We can see that the PCR test was the only test we had until mid-April and then the antibody test (that looks for recent or past infection) came online. But the initial popularity of that test waned as we learned that there were big problems with reliability of the test. The antigen test entered the scene during the week of July 19th and have ebbed and flowed in relative use since then. One of the open questions was how popular have these tests been, and how many “presumptive” cases are they identifying that we aren’t seeing in the case and hospitalization totals because they aren’t used to confirm a case? We still can’t answer the second question, but at least we can answer the first. Since the test came on the market, the rapid antigen test has made up anywhere from 1 - 10% of the total tests performed each week. Thank you, again, to Haley for sending me the data. Similarly, I welcome all data that folks want to share. Just please be kind and respectful when you write an open records request. I imagine that the DPH gets a lot of them and I think they do a better job than other states I’m working with at getting that information to us when we ask for it.
Whew, that’s a lot of talk about testing. I’ll try to be less wordy and hit the highlights for cases, hospitalizations and deaths today.
Net increase of 1300 cases, updated statewide total is 320,634
41% came from nonrural counties, 31% from rural counties, 20% from Atlanta suburbs, 12% from Atlanta. Note, these don’t add up to 100% because of flux in the unknown and non-Georgia resident categories.
The latest school-aged surveillance report came out today. Many things are going down, but whether this is real or an artifact of the antigen test impact is unclear. There were some interesting things to note, however:
Emergency Department visits for influenza-like illness are climbing for 0-4 year olds. Influenza looks a lot like COVID-19, and influenza season hasn’t fully kicked off yet either. Children in this age group are less likely to wear masks because we don’t recommend them for kids under the age of 2. Whether this increase is COVID in disguise, or reflects anxious parents with nonverbal or semi-verbal kids, is unknown. I remember all too well panicking over everything when my boys were young.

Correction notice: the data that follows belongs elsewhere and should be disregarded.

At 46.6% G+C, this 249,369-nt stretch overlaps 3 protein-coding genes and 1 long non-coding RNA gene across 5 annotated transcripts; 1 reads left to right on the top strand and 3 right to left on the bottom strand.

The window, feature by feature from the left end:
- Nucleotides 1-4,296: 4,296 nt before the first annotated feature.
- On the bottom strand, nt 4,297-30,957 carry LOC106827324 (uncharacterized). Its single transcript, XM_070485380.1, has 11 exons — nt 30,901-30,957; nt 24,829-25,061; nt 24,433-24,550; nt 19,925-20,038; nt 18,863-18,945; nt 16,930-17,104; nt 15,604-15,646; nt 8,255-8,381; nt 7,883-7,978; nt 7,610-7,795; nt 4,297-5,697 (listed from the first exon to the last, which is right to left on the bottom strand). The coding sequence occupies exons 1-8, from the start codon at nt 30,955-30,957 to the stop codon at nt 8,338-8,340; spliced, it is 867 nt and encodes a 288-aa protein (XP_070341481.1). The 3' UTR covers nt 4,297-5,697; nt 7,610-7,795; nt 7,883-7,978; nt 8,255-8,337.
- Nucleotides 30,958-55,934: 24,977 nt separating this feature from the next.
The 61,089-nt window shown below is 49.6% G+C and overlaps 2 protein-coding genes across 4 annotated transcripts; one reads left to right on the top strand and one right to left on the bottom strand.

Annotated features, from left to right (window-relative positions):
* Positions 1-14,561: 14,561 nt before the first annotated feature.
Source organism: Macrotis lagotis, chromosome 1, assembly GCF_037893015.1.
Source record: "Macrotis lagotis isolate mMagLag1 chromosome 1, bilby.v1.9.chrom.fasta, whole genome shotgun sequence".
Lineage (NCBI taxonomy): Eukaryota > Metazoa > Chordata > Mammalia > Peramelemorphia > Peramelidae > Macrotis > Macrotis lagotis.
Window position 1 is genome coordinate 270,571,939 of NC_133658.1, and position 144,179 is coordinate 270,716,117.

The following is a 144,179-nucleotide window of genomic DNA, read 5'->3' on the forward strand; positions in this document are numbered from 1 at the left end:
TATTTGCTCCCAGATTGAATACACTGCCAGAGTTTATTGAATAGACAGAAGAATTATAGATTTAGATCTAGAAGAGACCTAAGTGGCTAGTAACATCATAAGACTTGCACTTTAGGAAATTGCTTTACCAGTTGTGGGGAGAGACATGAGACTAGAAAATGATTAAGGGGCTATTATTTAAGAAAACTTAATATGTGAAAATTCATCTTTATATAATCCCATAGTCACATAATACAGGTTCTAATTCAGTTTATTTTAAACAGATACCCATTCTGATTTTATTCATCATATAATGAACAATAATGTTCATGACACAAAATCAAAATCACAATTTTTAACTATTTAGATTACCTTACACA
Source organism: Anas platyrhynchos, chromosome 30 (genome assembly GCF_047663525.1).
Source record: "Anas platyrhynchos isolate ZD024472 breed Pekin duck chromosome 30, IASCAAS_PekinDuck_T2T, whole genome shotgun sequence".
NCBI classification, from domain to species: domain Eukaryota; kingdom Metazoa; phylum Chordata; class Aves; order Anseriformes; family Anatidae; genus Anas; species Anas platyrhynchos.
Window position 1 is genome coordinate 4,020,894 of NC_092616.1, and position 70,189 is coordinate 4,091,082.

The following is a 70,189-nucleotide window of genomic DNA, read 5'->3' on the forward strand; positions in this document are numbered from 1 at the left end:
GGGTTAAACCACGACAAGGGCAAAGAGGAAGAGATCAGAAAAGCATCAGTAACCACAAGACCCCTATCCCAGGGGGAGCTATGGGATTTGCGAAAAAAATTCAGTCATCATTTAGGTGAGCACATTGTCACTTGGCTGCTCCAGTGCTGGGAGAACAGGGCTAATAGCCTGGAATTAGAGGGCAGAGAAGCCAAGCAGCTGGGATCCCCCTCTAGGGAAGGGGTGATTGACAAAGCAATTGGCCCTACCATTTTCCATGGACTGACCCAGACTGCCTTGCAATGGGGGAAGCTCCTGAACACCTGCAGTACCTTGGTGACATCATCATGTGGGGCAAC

Testing for COVID-19 is also picking up among those aged 0-4. The y-axes for these graphs are too compressed to be informative, but it’s possible that positives are picking up too, or leveled off after recent increase.
There are more school-associated outbreaks this week than in the past two weeks. The state does not distinguish K-12 versus college/university in the “school” category.
123 new hospital admissions for COVID (low for a weekday) as well as 37 new ICU admissions (consistent with other days this week).
30% of adult ventilators are in use, for all reasons, not just COVID-19
There are 1270 people currently hospitalized for COVID. We haven’t been below 1300 since 28June. So this is really good.
Two hospital regions are using >90% of their ICUs: region E (94.3%) and H (90%)
43 newly reported deaths. New statewide total is 7106. The case fatality rate ticked up today to 2.22%. This number is high for this week, but more or less an average weekday number for us based on the last few weeks.
42% of the deaths came from rural counties, 35% came from nonrural counties outside the Atlanta metro. 14% came from the Atlanta suburbs and 9% came from Atlanta. Note these may not add to 100% because of changes in the unknown and non-Georgia resident categories.
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My Ph.D. is in Medical Microbiology and Immunology. I've worked at places like Creighton University, the Centers for Disease Control & Prevention and Mercer University School of Medicine. All thoughts are my professional opinion and should not be considered medical advice.